15 Nov, 2014 @ 23:43
1 min read

VIDEO: Greenpeace activist ‘seriously injured’ in Canary Islands oil drilling protest

VIDEO: Greenpeace activist ‘seriously injured’ in Canary Islands oil drilling protest

GREENPEACE claims a campaigner has been ‘seriously injured’ after one of their inflatable boats was rammed by the Spanish Navy during a protest against oil drilling in the Atlantic Ocean near the Canary Islands.

The group claims a 23-year-old woman from Italy was knocked overboard in the collision and suffered a broken leg. She was airlifted to hospital by a Navy helicopter. Another Greenpeace activist was also treated for minor cuts on board the Arctic Sunrise.

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A statement posted on Greenpeace’s website said: “The Spanish authorities reacted violently – deliberately ramming the boats and putting the lives of peaceful activists at risk.

“We’re thankful that no one else was seriously injured, and outraged at the unjustified use of force.”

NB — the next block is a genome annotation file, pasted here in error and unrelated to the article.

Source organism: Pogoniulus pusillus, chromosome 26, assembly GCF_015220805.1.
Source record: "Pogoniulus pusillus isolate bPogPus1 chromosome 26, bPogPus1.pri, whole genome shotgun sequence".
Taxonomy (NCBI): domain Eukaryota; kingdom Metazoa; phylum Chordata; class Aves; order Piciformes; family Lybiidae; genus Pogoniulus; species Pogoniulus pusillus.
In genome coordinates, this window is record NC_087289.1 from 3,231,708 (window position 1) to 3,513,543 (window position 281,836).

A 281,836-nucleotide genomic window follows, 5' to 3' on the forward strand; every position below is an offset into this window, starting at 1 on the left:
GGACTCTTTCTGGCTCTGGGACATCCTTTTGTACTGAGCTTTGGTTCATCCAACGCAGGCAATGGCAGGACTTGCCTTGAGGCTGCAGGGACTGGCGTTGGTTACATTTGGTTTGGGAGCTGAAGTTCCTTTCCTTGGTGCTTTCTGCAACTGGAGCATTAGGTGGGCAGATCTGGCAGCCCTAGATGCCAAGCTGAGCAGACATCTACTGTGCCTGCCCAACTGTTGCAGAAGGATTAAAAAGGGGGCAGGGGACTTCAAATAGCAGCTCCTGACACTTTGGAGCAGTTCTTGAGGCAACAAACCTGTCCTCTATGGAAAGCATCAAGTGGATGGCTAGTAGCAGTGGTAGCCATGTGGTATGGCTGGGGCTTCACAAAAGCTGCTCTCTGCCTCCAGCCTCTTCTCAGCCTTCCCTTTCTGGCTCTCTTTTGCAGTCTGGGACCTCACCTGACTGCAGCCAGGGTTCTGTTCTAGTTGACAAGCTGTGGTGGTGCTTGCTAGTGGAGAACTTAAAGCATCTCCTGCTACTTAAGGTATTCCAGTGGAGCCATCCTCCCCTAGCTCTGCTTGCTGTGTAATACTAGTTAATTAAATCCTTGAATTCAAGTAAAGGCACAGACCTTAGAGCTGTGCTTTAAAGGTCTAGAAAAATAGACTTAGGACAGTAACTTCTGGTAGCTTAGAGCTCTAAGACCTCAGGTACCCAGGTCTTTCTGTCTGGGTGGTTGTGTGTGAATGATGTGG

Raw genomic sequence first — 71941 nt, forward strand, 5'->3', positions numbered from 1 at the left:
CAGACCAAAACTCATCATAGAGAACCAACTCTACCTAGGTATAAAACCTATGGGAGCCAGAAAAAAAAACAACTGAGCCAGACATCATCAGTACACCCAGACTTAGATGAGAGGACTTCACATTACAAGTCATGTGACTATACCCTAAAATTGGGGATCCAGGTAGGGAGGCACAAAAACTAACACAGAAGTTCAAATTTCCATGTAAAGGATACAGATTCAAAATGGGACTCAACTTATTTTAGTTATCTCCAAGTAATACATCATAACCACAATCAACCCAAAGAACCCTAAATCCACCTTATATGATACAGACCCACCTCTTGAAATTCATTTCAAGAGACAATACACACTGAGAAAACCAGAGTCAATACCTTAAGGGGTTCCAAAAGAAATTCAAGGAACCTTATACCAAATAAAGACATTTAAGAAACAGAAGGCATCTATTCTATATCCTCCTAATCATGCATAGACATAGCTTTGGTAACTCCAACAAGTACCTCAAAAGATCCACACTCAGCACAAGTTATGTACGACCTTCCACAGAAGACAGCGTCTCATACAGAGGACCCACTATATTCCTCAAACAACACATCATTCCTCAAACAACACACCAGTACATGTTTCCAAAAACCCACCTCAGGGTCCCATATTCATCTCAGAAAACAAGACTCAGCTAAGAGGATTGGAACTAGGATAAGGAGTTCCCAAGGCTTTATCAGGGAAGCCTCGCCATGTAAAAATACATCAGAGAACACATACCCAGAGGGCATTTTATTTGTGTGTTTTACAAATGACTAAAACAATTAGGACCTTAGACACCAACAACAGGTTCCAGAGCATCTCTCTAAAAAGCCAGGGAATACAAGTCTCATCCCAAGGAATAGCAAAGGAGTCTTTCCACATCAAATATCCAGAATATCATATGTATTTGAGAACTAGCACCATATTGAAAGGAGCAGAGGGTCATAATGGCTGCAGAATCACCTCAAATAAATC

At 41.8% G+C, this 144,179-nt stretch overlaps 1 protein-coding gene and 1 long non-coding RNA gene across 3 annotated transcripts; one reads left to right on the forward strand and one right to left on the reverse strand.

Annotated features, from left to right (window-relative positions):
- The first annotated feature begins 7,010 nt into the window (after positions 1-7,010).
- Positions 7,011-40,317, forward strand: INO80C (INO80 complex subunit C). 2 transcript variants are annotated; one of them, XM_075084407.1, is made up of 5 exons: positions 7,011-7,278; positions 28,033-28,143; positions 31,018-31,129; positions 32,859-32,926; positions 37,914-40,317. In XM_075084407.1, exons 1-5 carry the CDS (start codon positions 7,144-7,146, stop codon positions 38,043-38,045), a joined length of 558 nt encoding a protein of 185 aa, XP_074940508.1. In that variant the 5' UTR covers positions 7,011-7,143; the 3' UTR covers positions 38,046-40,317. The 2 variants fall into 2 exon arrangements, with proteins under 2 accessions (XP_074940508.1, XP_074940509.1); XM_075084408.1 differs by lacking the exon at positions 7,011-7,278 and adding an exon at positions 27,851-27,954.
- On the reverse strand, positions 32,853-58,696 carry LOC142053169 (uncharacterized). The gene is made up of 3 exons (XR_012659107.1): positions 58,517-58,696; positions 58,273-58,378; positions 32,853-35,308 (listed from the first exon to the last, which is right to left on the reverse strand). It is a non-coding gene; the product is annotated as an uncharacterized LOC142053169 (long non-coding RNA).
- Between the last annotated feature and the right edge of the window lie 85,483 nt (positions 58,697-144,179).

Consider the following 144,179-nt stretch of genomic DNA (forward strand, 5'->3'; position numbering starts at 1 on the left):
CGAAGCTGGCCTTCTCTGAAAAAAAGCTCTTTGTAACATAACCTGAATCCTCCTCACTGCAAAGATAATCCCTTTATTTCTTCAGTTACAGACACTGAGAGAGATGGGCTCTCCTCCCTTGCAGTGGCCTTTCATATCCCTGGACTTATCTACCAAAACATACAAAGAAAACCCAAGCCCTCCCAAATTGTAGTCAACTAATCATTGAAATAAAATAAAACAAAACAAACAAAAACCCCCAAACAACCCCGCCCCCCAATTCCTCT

The Spanish government is under pressure to abandon oil-drilling plans in the Canary Islands and create a sanctuary for whales and dolphins.

Recently the World Wildlife Fund (WWF) also launched a campaign after Repsol was given the go-ahead for exploration off the shores of Lanzarote and Fuerteventura.

These waters are home to nearly a third of the world’s whale and dolphin species.

WWF Spain’s secretary general, Juan Carlos del Olmo, said: “We’re talking about an area that’s Europe’s richest when it comes to whales and one of the top in the world.”

Del Olmo said whales and dolphins would be at threat of oil spills, contamination and loud noises.

Drilling – which could start soon – is also causing concern in the tourism industry.

Repsol spokesperson Marcos Fraga said the company ‘respected’ the protests, but that opposition was premature.

He said the drilling is first to determine whether the oil reserves exist and how much it would cost to access them.

“From there, we can open a quiet, calm debate regarding the pros and cons, to take a decision as a company, as a society and as a country,” he said.

“But the discovery of hydrocarbons would be good news for the country.”

With unemployment at 33% on the islands, industry and tourism minister Jose Manuel Soria has insisted that Spain ‘cannot afford the luxury’ of not knowing whether the gas and oil reserves exist or not.

Karl Smallman

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